But, in a pinch, you can use a normal vice. I have to warn you though, if you're not careful, you might end up breaking your watch. Don't say you weren't warned. It's not my fault if your watch ends up in 1000 different pieces.
The first step is to find a nice flat piece of metal, this is placed against the back plate. In my case I used a large washer with a small hole in it. You'll then need to find a stiff piece of rubber that pushes up against the front of the watch. I found what I think was a rubber screw on foot from something like an old piece of furniture.
This all gets placed in the vice. Make sure it is centred in the jaws as the whole point of this is to exert a gradual uniform pressure on the backplate to clip it back into place.
|Watch in Vice|
The next step is the one that will make you sweat and is something I can't describe. If you've used a vice a lot you'll get a feel for how much pressure it's exerting by the resistance offered when turning the handle. You want to gradually turn the handle while observing the watch from the side. The gap between the backplate and the front will slowly close and then all of a sudden it will snap back into place.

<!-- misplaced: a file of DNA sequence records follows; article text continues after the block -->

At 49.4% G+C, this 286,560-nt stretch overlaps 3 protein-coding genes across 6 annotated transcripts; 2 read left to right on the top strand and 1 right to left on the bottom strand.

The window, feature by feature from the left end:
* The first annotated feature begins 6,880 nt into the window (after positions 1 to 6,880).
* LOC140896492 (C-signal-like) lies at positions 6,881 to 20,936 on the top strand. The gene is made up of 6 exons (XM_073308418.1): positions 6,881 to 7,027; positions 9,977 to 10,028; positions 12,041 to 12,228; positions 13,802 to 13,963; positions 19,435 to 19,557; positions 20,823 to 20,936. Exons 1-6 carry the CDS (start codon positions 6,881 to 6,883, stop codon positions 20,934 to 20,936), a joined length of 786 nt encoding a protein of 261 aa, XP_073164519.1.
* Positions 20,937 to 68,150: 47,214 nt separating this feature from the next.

|Watch Compression Stack|
So yeah, it'll work, but it's high risk. You're better off going to eBay and searching for a watch press. They cost something like $16 Australian delivered from China for a cheap one. It'd be handy to have a die to clamp connectors together too, you know like the old db9 ribbon cable ones.